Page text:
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    This is great! I’ve been remotely logging into systems for all of my adult life and last week I went on a bender because I realized didn’t really grasp how these things actually work.

    I am not sure I do now (specifically how SSH ties in to this).

    But at least I now know more about terminals, shells, rawmode and ptms/ptx and more.

    This link right here fits right in with the following ones:

    [0] https://biriukov.dev/docs/fd-pipe-session-terminal/4-terminals-and-pseudoterminals/

    [1] https://www.sobyte.net/post/2022-05/tty/

    [2] http://www.linusakesson.net/programming/tty/index.php

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      I am not sure I do now (specifically how SSH ties in to this).

      SSH isn’t that complicated (well, the terminal bits, at least). The PTY layer is a client-server interface. When you create a PTY, you get two file descriptors. The client looks like a terminal, the server has a bunch of ioctls for receiving the out-of-band commands that the client sends.

      The ssh daemon each creates one of these pairs. The daemon hands the client to the shell (or other command that it invokes[1]) and hangs onto the other. Anything that it receives on the server, it sends over the network connection. On the client side, it simply forwards these commands to its own TTY.

      [1] By default, running other commands doesn’t create a new PTY, but it can if you pass the right flag. Otherwise you get a pipe.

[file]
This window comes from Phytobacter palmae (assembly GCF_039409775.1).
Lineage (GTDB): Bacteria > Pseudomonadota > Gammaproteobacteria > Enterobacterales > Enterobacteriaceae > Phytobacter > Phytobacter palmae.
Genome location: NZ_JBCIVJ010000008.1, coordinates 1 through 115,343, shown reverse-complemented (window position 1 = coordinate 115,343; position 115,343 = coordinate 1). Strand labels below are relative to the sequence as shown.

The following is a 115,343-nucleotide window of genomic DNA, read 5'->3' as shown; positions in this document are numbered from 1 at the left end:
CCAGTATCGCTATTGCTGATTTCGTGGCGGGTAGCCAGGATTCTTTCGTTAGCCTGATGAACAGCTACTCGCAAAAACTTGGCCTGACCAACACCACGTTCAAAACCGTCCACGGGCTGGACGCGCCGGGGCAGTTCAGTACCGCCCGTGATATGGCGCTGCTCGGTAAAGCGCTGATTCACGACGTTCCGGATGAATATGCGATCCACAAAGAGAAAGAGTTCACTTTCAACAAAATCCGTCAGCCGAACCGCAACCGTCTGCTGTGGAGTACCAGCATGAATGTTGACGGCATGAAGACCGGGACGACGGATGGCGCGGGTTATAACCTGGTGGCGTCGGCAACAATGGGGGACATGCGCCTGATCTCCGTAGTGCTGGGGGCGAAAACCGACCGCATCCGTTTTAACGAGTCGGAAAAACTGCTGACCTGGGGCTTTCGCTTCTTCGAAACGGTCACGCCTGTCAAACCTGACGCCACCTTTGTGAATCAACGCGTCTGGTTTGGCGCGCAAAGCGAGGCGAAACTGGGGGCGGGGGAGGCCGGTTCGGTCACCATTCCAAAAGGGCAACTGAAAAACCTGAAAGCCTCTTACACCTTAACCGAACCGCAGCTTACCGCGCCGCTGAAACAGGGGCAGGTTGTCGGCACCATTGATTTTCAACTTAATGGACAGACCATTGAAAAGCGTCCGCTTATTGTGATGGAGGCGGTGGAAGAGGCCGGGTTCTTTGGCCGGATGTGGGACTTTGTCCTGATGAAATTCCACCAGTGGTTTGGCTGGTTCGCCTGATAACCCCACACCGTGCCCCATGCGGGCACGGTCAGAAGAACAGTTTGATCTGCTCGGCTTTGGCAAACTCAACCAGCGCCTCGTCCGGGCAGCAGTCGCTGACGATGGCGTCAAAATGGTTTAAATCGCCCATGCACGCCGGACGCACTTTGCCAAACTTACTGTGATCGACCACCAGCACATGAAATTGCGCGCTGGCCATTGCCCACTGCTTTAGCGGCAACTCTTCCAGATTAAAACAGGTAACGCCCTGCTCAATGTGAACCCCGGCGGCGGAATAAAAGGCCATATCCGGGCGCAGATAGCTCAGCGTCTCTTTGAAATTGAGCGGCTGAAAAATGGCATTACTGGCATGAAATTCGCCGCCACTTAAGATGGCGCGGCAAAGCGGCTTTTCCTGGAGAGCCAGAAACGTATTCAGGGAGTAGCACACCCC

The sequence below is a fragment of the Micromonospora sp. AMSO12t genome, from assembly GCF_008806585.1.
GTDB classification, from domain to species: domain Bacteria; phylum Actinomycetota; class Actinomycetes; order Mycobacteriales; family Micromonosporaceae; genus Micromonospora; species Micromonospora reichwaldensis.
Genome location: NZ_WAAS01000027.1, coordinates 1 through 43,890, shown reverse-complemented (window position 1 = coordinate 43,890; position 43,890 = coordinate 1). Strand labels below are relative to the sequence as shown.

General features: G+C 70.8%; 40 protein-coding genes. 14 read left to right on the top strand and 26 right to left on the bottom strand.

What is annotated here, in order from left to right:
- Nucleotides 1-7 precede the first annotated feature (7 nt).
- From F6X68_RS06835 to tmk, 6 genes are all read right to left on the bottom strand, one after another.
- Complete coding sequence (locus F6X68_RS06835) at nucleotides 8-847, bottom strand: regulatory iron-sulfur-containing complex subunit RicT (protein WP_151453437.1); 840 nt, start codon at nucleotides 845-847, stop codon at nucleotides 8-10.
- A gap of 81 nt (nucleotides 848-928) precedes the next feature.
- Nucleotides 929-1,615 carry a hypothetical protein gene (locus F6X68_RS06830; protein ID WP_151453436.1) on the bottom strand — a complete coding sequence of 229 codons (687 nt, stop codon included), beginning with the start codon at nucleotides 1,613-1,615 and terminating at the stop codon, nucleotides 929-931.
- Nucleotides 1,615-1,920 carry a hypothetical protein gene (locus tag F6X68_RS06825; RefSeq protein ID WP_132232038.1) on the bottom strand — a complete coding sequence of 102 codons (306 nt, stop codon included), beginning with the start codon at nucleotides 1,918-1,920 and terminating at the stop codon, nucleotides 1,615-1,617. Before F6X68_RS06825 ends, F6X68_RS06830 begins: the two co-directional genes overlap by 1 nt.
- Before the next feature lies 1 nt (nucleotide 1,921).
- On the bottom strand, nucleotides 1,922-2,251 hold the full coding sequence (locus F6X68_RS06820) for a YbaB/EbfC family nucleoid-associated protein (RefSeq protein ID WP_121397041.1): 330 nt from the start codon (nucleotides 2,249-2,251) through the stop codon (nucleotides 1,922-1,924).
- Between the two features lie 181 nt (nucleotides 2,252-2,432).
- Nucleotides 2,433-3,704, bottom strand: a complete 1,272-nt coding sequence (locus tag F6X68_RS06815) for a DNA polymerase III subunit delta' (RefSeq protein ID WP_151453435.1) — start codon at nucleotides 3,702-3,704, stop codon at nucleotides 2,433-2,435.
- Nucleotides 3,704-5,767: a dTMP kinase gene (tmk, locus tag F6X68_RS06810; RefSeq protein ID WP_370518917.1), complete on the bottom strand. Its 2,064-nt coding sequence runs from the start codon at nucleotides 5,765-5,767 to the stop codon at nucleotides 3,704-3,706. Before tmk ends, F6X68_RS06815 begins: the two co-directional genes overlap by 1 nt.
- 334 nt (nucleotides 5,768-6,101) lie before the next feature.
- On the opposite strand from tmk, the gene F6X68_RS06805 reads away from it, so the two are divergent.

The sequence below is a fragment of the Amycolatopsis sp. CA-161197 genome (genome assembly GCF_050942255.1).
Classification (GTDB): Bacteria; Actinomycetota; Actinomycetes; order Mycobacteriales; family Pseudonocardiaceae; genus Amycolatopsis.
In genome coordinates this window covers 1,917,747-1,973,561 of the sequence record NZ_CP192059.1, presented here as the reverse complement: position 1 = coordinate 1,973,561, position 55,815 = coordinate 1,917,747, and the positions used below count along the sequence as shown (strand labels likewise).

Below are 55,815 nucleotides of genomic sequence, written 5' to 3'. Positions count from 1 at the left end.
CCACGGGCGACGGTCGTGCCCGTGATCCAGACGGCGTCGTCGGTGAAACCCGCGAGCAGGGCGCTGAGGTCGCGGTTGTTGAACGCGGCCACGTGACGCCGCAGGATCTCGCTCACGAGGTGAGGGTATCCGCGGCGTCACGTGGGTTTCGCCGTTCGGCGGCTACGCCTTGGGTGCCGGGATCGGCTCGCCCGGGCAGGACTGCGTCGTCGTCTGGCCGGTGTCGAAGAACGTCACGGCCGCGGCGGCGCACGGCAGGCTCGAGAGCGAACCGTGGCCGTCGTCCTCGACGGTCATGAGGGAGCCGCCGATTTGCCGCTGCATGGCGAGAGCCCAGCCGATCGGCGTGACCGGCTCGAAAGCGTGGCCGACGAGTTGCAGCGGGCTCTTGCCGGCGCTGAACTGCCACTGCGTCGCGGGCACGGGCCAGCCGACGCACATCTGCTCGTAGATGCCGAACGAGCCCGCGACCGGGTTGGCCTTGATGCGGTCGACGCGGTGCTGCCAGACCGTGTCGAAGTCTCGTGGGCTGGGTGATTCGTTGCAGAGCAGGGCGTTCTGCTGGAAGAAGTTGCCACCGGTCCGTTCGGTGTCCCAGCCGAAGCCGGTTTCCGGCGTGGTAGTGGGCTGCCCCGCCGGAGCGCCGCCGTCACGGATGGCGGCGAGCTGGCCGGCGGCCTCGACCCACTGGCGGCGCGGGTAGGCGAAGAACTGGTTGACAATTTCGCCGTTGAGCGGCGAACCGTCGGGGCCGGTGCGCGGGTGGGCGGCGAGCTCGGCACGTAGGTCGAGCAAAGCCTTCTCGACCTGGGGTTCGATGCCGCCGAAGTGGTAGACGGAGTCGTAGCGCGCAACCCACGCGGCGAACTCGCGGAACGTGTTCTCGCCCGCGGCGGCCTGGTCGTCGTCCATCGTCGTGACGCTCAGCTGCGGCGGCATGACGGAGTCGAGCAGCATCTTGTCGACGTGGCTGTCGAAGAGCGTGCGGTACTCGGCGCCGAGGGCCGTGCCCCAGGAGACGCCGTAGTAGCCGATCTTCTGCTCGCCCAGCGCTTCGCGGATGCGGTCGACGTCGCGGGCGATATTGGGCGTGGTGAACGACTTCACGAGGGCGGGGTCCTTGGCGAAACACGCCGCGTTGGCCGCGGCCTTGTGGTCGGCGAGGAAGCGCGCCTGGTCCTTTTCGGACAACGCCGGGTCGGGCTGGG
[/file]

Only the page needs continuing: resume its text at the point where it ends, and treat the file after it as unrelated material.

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      Great article. A few minor pedantic points:

      It skips over one stage: punch cards came after (and were more expensive than) paper tape and were the earliest form that allowed some not-totally-horrible editing experience. If you made a mistake in a program on paper tape, you needed to either retype the whole thing (and make a different mistake) or cit the tape and attempt to splice a replacement back in. With punch cards, you could copy the correct bits of a card onto a new one and replace it in the middle of the deck.

      As a result, not many OSes give us the chance to interact with virtual consoles nowadays; but Linux-based systems still have them.

      This is somewhat misleading. I believe virtual terminals predated Linux. They’re also present on *BSD. The layering was somewhat unfortunate on many of the implementations. I think this is fixed in Linux now, but for a long time they worked only on architectures that had a text mode display: you didn’t get virtual terminals on SPARC, for example, where the console was a framebuffer.

      If you access a remote server (or an embedded device) without any graphical interface, you’ll only have the virtual console to work with; better knowing how it works in these cases!

      If it doesn’t have a display, it won’t work with virtual terminals. You’ll need a serial terminal of a pseudoterminal tunnelled over the network for this.